Fish consumption guidance updated for portions of Clark Fork, Bitterroot and Blackfoot Rivers in western Montana
MISSOULA – Montana has updated the fish consumption guidance for all species of fish on a 148-mile stretch of the Clark Fork River and tributaries in western Montana in response to new research.
Guidance now recommends avoiding consumption of all species of fish from the Clark Fork River’s confluence with the Bitterroot River, just west of Missoula, to the confluence with the Flathead River, near Paradise. Slightly revised guidance is also in place for rainbow trout and northern pike on an upstream section of the Clark Fork and for the Blackfoot and Bitterroot Rivers.
New data was collected to assess chemical contaminants including dioxins, furans, and PCBs in fish tissue in a study area on the Clark Fork that extended from approximately 30 miles upstream of Missoula to 100 miles downstream. Testing in the area is underway as part of water quality monitoring around the former Smurfit-Stone Container mill site. Upon review of the study results, new guidance was issued based on high levels of contaminants in the fish tissue. The source of all the contaminants found in the fish has not been attributed.
The study only looked at contaminant concentrations found in the muscle tissues of northern pike and rainbow trout, but the same “Avoid” guidance extends to all species present in the Clark Fork River near Missoula (such as brown trout, whitefish, small- and large-mouth bass, northern pikeminnow, and sucker species) because similar food habits, habitat use, and life-span suggest they could also contain chemical concentrations at potentially dangerous levels.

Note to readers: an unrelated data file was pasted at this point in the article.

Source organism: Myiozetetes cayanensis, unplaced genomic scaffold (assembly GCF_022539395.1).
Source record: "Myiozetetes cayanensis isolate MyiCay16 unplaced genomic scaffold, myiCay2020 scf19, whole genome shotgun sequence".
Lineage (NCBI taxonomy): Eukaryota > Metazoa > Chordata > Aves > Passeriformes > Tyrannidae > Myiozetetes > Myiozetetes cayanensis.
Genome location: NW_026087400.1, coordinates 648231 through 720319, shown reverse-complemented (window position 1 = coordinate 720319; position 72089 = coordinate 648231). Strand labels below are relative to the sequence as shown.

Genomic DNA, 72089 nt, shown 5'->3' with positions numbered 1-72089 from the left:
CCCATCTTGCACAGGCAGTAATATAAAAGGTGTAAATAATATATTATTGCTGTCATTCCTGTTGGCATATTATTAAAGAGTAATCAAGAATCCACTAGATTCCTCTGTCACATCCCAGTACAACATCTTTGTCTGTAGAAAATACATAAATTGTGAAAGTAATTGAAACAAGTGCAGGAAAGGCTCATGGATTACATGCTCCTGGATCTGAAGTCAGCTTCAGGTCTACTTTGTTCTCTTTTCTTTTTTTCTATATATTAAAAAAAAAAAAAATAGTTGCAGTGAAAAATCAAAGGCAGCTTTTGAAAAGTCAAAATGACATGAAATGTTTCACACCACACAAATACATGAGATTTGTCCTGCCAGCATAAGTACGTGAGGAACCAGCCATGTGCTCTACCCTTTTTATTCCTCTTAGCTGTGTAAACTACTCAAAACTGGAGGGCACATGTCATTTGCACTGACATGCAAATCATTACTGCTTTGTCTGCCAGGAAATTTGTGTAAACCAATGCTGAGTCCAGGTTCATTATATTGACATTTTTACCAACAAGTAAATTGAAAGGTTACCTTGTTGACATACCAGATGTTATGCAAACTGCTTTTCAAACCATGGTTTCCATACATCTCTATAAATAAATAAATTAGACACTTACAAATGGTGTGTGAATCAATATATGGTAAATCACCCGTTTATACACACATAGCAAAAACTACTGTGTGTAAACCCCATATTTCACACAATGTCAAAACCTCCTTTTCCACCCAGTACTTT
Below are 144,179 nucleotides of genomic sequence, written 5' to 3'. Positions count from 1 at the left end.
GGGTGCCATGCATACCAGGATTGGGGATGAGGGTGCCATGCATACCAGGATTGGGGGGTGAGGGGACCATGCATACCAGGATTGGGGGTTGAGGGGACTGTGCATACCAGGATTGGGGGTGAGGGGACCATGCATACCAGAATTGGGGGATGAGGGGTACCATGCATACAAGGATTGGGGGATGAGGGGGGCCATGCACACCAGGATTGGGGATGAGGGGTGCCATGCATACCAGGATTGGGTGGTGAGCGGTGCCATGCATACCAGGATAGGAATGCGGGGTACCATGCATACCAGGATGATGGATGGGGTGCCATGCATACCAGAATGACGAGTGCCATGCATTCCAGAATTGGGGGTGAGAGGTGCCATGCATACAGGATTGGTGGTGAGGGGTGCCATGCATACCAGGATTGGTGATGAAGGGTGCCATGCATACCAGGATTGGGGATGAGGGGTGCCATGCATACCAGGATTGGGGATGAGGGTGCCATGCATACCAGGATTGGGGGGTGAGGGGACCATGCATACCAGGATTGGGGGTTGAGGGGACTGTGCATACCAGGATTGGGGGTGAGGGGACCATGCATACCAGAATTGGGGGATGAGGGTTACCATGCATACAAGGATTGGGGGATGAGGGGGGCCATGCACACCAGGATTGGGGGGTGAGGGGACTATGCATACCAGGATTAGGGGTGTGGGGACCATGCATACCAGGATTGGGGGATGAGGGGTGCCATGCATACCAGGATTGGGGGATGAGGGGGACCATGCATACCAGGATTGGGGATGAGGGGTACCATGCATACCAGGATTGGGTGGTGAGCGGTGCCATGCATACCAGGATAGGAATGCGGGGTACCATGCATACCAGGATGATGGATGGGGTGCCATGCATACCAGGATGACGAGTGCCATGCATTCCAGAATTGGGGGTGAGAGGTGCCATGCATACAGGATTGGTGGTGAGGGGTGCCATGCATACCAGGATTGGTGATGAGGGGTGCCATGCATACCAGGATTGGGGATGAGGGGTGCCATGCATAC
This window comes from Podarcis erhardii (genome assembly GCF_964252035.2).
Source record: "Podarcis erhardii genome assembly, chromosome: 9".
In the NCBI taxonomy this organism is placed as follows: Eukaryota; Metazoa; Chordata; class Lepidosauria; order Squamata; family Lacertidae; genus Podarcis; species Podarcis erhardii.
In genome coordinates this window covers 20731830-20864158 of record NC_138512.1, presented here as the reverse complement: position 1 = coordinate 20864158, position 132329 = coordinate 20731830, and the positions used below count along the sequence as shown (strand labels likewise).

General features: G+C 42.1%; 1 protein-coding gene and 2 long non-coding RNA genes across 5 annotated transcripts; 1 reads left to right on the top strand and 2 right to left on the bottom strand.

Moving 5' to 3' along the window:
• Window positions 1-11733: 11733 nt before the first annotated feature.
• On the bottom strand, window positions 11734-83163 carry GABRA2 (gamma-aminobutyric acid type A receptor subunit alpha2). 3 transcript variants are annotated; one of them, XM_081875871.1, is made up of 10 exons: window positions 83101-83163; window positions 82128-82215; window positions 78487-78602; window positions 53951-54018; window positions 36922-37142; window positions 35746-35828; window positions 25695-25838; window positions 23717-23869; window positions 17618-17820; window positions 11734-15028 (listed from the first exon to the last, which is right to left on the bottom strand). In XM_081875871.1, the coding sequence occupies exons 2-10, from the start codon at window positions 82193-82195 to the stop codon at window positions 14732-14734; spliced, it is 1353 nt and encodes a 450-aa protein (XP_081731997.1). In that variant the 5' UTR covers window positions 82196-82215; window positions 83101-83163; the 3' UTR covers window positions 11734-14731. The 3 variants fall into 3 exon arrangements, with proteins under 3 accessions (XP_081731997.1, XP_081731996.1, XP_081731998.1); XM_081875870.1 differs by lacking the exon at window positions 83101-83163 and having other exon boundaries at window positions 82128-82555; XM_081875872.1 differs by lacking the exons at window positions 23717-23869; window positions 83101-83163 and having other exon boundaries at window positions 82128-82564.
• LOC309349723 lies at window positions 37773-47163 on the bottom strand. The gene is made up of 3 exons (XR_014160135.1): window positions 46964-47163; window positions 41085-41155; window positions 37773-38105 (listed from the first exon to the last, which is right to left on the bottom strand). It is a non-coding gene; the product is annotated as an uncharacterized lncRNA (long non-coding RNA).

The updated fish consumption guidelines by species and river section are as follows:
KEY: NP=Northern Pike | RB=Rainbow Trout |W&C=Women & Children
Note: “Adults” include children older than 6, and women not of child-bearing age. W&C include children younger than 6 and women of child-bearing age. “U” represents unrestricted (fish are safe to eat).
At high levels of exposure, the contaminants found in the fish have been linked to adverse human health effects in the immune and nervous systems and may be associated with birth defects. Dioxins and PCBs are classified as definite and probable human carcinogens, respectively, at high and prolonged levels of exposure.
Fish consumption guidance is conservative and designed to protect the most sensitive members of the population over a lifetime. In addition, the risks are based on the amount of contaminants found in a raw fillet. Using normal cooking practices, and keeping only smaller fish, can reduce exposure risks.
For more information about the human health effects of eating fish, contact DPHHS at 406-417-9848. For information about fish advisories on the Clark Fork River and throughout Montana, contact FWP at 406-444-5686, or visit FWP's website at fwp.mt.gov. Click “FishMT," then click "Fish Consumption Guidelines."